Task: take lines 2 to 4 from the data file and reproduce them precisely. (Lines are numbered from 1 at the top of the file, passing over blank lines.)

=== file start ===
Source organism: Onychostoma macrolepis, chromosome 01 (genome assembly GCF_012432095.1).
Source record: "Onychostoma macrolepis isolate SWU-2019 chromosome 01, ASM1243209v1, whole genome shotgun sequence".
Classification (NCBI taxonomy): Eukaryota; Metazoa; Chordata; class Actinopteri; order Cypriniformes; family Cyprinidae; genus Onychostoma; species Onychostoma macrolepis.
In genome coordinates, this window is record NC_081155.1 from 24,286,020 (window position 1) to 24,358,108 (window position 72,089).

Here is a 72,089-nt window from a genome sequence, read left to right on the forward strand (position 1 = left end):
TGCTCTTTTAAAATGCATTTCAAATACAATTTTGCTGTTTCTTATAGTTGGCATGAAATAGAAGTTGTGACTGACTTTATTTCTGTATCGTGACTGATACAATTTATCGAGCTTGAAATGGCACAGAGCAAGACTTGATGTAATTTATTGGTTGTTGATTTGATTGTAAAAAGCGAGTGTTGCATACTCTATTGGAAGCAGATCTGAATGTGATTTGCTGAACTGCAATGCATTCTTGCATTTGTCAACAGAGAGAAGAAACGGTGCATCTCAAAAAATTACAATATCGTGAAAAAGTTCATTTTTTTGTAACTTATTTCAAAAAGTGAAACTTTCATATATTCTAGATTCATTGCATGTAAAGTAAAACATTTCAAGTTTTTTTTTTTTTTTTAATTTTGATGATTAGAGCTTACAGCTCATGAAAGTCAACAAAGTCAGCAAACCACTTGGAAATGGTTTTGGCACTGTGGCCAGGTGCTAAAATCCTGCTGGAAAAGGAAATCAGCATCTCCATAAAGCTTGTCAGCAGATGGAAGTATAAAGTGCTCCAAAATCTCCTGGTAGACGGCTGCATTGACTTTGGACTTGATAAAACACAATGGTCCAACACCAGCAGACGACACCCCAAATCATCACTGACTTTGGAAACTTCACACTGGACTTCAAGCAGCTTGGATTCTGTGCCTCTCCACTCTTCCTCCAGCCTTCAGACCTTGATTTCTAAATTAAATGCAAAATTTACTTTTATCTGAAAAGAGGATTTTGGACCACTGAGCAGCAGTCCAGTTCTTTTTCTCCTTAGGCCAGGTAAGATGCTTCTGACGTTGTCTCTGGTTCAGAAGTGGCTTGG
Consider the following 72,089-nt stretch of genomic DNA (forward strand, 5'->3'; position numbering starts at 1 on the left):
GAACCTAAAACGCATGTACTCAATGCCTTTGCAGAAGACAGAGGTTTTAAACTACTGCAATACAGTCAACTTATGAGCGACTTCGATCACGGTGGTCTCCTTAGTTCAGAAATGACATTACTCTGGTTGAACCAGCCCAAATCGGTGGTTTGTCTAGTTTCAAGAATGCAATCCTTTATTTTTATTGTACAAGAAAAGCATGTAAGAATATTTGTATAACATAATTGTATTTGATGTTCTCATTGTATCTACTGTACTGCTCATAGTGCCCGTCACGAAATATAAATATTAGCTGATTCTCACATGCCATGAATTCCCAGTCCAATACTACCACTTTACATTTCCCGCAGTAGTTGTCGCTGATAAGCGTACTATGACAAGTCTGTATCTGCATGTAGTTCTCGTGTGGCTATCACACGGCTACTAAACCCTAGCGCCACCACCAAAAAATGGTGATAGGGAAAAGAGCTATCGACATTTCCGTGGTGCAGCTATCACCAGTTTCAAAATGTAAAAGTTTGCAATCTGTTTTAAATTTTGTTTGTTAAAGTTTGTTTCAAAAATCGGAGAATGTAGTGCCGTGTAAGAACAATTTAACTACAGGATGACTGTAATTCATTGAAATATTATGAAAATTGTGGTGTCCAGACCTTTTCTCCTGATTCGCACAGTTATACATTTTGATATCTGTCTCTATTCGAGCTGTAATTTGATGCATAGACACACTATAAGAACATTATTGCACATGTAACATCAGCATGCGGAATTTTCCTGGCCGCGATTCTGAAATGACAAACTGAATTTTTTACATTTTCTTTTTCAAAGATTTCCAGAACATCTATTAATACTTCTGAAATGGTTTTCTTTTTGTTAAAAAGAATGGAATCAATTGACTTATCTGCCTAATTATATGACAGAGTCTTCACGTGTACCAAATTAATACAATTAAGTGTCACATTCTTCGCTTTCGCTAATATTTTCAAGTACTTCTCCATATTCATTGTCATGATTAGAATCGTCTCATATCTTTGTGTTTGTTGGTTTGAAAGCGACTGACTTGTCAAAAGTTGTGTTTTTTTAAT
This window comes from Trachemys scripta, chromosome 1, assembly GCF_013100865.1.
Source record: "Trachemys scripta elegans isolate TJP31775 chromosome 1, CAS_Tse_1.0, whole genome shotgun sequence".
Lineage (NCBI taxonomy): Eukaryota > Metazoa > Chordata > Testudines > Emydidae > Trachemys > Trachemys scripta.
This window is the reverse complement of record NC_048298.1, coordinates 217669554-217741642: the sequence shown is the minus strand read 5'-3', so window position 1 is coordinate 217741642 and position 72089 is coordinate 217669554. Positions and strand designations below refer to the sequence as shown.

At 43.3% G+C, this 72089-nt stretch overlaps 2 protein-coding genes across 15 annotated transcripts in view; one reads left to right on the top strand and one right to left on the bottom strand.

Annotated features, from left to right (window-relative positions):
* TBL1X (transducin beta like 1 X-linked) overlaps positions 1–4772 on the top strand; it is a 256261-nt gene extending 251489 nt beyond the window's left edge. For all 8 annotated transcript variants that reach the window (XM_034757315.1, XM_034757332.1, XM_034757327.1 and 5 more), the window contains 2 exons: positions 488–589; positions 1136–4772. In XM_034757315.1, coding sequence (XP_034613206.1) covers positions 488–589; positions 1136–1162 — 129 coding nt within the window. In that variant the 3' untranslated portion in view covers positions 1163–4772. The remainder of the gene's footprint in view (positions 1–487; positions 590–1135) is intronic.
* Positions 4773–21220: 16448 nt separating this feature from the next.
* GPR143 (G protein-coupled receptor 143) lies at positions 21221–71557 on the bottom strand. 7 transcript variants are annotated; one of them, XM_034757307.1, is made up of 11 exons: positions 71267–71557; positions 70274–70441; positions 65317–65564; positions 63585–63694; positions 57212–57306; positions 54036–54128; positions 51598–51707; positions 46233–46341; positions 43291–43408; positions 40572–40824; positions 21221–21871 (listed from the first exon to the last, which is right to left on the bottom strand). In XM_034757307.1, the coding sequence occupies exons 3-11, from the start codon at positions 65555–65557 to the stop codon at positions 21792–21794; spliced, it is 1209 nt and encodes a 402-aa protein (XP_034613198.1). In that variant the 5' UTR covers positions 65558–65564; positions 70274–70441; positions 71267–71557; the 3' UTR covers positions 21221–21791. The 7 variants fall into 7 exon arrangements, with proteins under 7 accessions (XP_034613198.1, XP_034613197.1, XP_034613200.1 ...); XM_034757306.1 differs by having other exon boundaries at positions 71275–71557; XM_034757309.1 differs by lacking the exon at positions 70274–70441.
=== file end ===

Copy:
Source record: "Onychostoma macrolepis isolate SWU-2019 chromosome 01, ASM1243209v1, whole genome shotgun sequence".
Classification (NCBI taxonomy): Eukaryota; Metazoa; Chordata; class Actinopteri; order Cypriniformes; family Cyprinidae; genus Onychostoma; species Onychostoma macrolepis.
In genome coordinates, this window is record NC_081155.1 from 24,286,020 (window position 1) to 24,358,108 (window position 72,089).